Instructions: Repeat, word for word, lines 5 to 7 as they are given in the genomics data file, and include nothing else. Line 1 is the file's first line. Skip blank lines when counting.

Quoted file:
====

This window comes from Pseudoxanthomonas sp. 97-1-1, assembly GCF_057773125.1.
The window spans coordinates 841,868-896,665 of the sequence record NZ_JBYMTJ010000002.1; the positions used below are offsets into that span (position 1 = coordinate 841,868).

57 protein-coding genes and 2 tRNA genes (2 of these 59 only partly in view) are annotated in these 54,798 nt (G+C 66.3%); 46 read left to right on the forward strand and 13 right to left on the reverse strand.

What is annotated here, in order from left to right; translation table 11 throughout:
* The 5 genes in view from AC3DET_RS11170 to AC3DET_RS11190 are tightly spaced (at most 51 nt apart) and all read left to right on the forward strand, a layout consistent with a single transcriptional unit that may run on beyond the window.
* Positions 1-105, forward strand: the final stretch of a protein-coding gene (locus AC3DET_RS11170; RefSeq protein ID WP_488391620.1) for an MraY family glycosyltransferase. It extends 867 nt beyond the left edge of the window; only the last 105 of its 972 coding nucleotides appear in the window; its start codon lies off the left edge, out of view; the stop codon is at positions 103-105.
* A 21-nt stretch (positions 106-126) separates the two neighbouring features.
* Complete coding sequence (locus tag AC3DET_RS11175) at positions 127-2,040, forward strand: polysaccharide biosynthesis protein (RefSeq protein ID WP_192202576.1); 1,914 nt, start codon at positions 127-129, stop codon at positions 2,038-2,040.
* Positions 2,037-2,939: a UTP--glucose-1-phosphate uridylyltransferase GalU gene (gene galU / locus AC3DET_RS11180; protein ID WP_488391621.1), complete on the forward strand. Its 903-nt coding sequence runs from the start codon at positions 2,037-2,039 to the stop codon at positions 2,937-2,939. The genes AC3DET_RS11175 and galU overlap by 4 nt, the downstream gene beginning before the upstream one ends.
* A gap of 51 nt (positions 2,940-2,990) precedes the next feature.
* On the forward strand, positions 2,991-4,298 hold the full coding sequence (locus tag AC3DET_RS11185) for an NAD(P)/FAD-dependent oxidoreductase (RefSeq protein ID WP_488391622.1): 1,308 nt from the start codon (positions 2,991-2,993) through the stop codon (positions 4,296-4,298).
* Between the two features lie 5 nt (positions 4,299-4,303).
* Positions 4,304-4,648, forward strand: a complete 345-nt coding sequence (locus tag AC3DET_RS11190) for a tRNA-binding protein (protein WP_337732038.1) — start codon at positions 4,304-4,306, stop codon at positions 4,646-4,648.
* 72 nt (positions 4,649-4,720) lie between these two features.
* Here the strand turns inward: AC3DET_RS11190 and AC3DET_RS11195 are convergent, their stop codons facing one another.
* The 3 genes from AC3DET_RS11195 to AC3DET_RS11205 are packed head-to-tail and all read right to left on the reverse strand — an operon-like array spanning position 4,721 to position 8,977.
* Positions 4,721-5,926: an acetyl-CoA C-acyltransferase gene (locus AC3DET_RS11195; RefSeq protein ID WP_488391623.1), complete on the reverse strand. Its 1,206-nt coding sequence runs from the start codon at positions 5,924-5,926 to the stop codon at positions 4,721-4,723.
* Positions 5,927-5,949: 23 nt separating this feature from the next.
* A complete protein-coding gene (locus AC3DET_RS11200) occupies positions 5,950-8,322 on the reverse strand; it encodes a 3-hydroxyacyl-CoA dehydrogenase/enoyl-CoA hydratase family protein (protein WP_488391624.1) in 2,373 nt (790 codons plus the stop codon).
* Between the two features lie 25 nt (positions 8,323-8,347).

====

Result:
* The 5 genes in view from AC3DET_RS11170 to AC3DET_RS11190 are tightly spaced (at most 51 nt apart) and all read left to right on the forward strand, a layout consistent with a single transcriptional unit that may run on beyond the window.
* Positions 1-105, forward strand: the final stretch of a protein-coding gene (locus AC3DET_RS11170; RefSeq protein ID WP_488391620.1) for an MraY family glycosyltransferase. It extends 867 nt beyond the left edge of the window; only the last 105 of its 972 coding nucleotides appear in the window; its start codon lies off the left edge, out of view; the stop codon is at positions 103-105.
* A 21-nt stretch (positions 106-126) separates the two neighbouring features.